Business Group Is the Lord of Lobbying
Of 700 lobbyists in 2017, no one spent more than Wisconsin Manufacturers & Commerce.
About 700 trade and ideological groups, unions and businesses spent more than $18.8 million lobbying state government during the first six months of 2017.
The top-spending lobbying group between January and June was Wisconsin Manufacturers & Commerce (WMC), the state’s largest business organization, which doled out about $407,800 to lobby about 2,800 hours. The group is a political heavyweight when it comes to influence on state spending and policy, as well as election spending in legislative and statewide races.
WMC was followed by the Wisconsin Hospital Association, which spent about $328,500 on about 1,900 hours of lobbying. Rounding out the top three was the Transportation Development Association, which reported spending about $321,900 on 41 hours of lobbying. The association claims about 400 businesses, unions and government agencies.
During the first six months of 2015, which is the most recent, comparable six-month period, special interests spent $18.5 million and 123,735 hours lobbying state government – roughly the same as this period.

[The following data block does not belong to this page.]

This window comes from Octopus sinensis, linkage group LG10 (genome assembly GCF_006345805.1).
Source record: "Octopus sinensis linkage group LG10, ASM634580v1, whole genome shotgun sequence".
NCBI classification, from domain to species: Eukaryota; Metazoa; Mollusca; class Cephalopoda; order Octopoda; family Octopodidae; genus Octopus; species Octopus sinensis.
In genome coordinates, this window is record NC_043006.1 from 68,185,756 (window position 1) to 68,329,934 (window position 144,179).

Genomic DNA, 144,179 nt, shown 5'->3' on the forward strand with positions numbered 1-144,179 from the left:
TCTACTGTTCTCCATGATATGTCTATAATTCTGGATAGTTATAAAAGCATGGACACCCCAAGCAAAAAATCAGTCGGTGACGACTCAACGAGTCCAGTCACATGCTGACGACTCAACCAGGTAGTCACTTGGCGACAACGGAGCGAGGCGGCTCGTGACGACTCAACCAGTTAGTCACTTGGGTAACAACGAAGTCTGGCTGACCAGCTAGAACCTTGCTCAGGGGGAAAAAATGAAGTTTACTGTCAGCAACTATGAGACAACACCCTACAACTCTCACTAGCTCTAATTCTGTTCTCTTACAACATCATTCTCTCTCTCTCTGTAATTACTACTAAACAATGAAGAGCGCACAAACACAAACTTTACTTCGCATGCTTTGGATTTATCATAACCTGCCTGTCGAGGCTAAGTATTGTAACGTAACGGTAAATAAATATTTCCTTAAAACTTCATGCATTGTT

In the first half of 2017, special interests spent about 25 percent of their time lobbying on the proposed 2017-19 state budget, which is about two months late because majority Republicans who control the Senate and Assembly cannot agree on how to handle transportation funding, among other issues.
The commission said lobbying groups spent nearly 31,000 hours lobbying on dozens of different areas of the proposed state budget. The top budget issues lobbied by the groups were Medicaid services and funding, transportation finance and public school state aid.
The top non-budget legislative proposals and the number of hours that lobbying groups spent on them were:
Assembly Bill 260, which would allow chiropractors to perform physical exams on student athletes, about 550 hours;
Assembly Bill 277, which would eliminate the state’s personal property tax, about 500 hours;
Senate Bill 76, which loosens state permitting and oversight of controversial high-capacity wells, about 420 hours. This measure was approved by the legislature and signed into law by the governor in June.